Where it gets cool and skepticky and a little more fun, though, is how the gatekeeping system ended up playing out amongst the researchers and doctors themselves. In order to be eligible for treatment, a trans person had to present with a very specific narrative and meet a specific set of criteria. Trans women, for instance, had to be sexually attracted to men but to have never identified as gay or been sexually active as such or ever have strongly participated in that “lifestyle”. They had to desire genital surgery without reservation, they had to present with a very conventionally femme personality and style (like notoriously being expected to wear heels to all their psych appointments), and they had to present with absolutely no co-morbid disorders. But the trans community is small and tight-knit …we may squabble a bit, but we try to look out for one another and we love to share information. It didn’t take long at all for trans people to learn the “expected” narrative and presentation, and learn that their treatment depended on telling the doctors what they wanted to hear. So when various research and surveys were conducted trying to understand transgenderism, their distrust of the medical establishment came into play, and the subjects responded with the answers they’d been taught to give rather than their actual experiences and feelings. The distorted data came back to the doctors and ended up being used as proof that their initial assumptions were correct, and as further justification for maintaining the gatekeeping system that produced those answers in the first place.

They approached the subject of gender and transsexuality with a certain set of assumptions in mind, created a system that distorted the reality into a reflection of those assumptions and forced any individuals whose narratives would contradict the assumptions out of the data, and then took the results that system produced as evidence that the assumptions were correct all along. Rather not unlike someone going to visit a psychic with the assumption that it works, offering verbal and body language cues to the psychic to work their cold read, ignoring the misses while paying exaggerated attention to the hits, and then walking away from the experience taking it as evidence that their belief in psychic powers was correct all along. THAT is why skepticism is of huge importance to social issues like cissexism, and that is why these issues are valid concerns for skeptics to address.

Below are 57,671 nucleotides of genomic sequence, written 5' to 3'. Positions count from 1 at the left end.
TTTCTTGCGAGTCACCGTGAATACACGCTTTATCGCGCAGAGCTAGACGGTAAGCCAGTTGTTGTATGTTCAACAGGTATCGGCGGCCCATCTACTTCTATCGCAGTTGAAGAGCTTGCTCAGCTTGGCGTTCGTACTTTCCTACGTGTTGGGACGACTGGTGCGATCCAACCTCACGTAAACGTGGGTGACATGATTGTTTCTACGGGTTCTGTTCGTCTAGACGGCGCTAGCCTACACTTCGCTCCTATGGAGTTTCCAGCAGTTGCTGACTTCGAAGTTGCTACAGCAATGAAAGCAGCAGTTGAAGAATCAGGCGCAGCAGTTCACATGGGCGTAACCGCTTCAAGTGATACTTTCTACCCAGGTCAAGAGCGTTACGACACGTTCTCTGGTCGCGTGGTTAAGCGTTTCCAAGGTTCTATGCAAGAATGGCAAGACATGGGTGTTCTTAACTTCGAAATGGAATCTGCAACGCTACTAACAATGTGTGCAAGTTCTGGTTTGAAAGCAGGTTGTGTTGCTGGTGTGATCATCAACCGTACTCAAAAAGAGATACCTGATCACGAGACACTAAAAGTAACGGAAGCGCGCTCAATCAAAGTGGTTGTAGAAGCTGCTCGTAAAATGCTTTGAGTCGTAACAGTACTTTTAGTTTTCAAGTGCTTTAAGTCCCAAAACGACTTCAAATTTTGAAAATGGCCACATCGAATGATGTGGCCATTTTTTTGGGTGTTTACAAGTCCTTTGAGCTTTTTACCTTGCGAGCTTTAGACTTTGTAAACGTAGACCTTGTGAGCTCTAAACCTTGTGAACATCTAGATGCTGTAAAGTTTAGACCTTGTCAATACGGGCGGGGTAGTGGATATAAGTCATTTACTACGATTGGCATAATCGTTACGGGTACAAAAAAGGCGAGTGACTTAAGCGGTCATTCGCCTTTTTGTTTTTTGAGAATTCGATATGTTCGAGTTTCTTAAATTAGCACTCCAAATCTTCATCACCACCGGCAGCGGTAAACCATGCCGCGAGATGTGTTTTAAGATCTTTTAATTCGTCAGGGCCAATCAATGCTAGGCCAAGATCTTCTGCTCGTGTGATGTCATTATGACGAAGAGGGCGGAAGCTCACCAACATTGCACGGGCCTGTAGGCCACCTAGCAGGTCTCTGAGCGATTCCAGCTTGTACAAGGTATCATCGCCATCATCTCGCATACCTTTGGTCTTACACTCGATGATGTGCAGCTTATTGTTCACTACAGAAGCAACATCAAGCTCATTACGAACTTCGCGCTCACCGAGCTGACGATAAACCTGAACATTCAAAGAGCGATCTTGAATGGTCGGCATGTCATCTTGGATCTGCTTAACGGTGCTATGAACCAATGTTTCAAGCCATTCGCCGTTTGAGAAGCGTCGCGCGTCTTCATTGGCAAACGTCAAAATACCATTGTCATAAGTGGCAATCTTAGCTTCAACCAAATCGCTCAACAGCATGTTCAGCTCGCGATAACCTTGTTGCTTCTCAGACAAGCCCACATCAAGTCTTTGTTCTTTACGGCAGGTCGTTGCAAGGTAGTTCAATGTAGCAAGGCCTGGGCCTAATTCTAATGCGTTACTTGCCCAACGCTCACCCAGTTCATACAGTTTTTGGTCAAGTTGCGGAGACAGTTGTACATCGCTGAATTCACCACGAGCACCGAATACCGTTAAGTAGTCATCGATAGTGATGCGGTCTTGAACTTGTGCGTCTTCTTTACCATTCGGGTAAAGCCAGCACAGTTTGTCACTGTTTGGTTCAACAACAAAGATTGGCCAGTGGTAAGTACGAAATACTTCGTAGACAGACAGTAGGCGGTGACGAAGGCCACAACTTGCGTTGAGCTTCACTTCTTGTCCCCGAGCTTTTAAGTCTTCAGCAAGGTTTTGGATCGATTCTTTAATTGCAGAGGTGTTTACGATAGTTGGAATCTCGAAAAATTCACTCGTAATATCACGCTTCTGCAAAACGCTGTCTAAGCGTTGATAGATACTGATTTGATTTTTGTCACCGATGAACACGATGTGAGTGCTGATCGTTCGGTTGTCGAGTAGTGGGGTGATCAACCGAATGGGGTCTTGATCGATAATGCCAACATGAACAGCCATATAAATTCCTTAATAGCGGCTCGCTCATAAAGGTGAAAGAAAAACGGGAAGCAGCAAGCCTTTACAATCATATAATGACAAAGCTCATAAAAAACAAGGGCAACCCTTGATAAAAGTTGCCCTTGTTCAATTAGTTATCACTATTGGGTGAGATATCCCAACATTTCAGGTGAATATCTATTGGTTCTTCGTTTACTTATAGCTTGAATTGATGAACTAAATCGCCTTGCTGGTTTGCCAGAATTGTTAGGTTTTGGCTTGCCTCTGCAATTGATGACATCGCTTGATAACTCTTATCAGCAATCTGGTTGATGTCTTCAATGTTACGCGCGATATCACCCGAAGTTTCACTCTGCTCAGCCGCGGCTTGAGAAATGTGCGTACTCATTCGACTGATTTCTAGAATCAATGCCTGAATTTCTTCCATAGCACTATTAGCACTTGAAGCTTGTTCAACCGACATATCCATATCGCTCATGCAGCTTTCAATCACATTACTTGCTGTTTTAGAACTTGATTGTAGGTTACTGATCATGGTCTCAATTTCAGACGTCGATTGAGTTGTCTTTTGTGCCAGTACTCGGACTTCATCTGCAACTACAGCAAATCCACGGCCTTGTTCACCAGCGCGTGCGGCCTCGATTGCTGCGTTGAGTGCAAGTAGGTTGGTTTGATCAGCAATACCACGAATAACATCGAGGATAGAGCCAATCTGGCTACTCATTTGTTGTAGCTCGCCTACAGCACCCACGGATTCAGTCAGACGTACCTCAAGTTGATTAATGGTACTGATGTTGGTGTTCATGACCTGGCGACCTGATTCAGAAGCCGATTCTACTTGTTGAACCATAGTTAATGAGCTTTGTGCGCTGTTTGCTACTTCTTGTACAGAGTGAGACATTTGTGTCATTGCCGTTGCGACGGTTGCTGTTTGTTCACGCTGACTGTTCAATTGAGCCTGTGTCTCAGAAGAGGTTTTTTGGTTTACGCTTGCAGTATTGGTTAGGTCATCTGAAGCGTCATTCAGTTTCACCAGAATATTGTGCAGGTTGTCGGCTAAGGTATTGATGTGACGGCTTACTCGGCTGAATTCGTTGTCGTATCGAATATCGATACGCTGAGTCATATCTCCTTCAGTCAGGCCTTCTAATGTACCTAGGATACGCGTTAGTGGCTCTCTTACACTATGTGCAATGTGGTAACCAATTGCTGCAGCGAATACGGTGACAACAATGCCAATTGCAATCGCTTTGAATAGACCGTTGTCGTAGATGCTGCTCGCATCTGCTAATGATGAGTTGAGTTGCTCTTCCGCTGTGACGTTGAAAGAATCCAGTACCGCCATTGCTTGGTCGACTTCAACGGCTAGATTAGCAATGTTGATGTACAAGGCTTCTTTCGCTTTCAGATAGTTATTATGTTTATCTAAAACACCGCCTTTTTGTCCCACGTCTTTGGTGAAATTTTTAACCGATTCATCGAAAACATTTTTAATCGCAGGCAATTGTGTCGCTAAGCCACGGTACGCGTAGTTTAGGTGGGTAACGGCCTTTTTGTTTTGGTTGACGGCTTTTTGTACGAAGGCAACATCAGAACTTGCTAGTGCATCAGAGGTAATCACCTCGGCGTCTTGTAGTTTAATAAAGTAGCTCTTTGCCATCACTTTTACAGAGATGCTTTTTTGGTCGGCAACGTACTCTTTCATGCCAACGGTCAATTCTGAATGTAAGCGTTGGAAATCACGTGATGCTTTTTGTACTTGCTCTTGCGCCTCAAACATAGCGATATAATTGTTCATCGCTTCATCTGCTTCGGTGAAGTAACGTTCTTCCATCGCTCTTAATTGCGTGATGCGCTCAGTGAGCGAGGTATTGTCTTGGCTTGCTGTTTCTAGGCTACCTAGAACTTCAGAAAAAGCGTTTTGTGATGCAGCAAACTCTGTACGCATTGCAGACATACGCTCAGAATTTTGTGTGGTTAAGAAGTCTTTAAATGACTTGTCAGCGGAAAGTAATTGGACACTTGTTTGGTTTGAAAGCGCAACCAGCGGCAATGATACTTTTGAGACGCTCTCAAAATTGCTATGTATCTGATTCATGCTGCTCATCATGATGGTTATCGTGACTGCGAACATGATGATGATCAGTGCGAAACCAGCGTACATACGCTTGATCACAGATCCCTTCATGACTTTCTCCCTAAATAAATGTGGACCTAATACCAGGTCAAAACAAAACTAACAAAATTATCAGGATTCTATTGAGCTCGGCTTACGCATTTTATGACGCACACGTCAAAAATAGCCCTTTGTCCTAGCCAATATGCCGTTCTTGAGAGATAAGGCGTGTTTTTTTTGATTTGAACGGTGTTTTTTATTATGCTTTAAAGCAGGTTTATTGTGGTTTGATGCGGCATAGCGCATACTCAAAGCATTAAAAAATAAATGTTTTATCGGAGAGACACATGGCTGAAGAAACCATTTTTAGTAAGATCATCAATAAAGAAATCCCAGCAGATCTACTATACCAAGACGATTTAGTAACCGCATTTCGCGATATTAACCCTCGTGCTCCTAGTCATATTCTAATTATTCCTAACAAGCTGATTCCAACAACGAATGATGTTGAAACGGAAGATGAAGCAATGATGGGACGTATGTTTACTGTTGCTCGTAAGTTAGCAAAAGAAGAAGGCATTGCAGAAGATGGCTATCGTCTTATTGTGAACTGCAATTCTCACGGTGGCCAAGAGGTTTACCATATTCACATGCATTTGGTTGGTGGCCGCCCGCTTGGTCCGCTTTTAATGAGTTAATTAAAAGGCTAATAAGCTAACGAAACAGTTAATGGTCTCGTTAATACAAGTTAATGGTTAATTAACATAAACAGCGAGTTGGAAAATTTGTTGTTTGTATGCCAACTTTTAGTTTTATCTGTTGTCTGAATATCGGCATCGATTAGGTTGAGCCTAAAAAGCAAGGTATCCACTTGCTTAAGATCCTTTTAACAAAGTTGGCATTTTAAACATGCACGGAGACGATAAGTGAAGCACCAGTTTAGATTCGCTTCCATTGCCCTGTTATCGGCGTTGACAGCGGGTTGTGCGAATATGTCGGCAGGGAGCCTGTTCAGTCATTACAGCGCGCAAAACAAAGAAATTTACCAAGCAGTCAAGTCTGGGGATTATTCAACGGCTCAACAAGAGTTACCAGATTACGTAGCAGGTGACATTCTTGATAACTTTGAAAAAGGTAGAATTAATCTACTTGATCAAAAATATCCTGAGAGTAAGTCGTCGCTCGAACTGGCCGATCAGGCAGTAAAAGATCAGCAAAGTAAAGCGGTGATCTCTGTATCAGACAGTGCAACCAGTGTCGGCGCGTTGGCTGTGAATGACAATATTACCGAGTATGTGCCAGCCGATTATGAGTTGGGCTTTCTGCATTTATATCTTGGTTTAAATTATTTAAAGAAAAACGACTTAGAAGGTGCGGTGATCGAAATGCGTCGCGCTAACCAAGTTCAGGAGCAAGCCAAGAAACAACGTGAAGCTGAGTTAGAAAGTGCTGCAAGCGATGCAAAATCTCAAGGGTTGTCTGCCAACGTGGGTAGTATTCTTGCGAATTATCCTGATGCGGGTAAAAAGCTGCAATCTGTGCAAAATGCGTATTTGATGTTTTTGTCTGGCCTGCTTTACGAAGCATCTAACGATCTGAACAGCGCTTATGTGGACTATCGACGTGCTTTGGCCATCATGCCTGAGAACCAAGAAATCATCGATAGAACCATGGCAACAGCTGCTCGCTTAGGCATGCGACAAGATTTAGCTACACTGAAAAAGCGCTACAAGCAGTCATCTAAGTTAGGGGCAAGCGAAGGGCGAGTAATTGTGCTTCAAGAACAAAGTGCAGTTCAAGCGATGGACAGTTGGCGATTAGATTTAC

Over the past decade or so, the gatekeeping system has finally begun to erode. While that’s partly due to the efforts of feminism and the gradual broadening of the way we understand and treat gender, and partly due to the hard work of LGBT activism and awareness, it’s also due to many good, skeptically-minded doctors and scientists recognizing that the realities didn’t match the narrative, recognizing that their patients histories needed to be recognized rather than stifled or treated as conditional for potentially life-saving treatment, and placing the importance of good science, critical thinking, and their patients’ well-being above the assumed realities of sex and gender. As the standards of care began to loosen, the predicted epidemic of regretful accidental transitioners never happened, the satisfaction patients expressed with transition improved, and overall cultural attitudes began shifting in the direction of tolerance rather than hostility. The horrible consequences the gatekeeping model sought to prevent never came to pass. Hurray!

So… I guess, when the question of how social issues like trans-feminism and skepticism are important to one another, or when people wonder about the connections between my being a skeptic, a feminist and an advocate for trans rights, I just reflect upon the fact that I was able to transition without ever once having to lie to my doctor or distort the truth. And I can go to my appointments in a t-shirt and jeans, rather than dressing up like I’m going to a cocktail party or trying to seduce the poor guy. Honestly, I don’t know how I could possibly be a skeptic, a feminist or a trans-rights advocate without the other two.


Natalie Reed now writes at http://www.freethoughtblogs.com/nataliereed

Related Articles


  1. I love you Natalie, I have to say that. *hug*

    I am at work right now and don’t have time to give a long response but I need to thank you. You have given me a lot to think about and I need to formulate my thoughts to better express everything I am feeling but suffice it to say that only a few short months ago I didn’t know the difference between sexuality, sexual orientation, and gender, I couldn’t identify transphobia if it happened right in front of me (or even if I perpetrated it), and I had to look up what a cis-gendered person was.

    With outreach and understanding-without-judgement like you have shown it will get better. I promise. :)

    A longer respond will follow later.

  2. Hi Natalie!

    Thanks for this. I have to say, I’m really excited to hear from transfolk in the skeptical community. I understand the trans experience of the medical system is at odds with the way it’s often promoted in skeptical circles, which ignores some of the system’s flaws and non-science-based practices.

    Er – not to say I’m not valuing what you have to say as yourself. But it’s cool to get another perspective that hasn’t had much of a visible presence.

  3. Wow. I had no idea that makeup and heels (really guys? Heels?) were (and still are) a requirement for trans people to meet doctors’ approval for SRS. This was really eye-opening. It’s heartening to see that there were enough skeptical doctors who looked for facts rather than looking for confirmation of their own bias.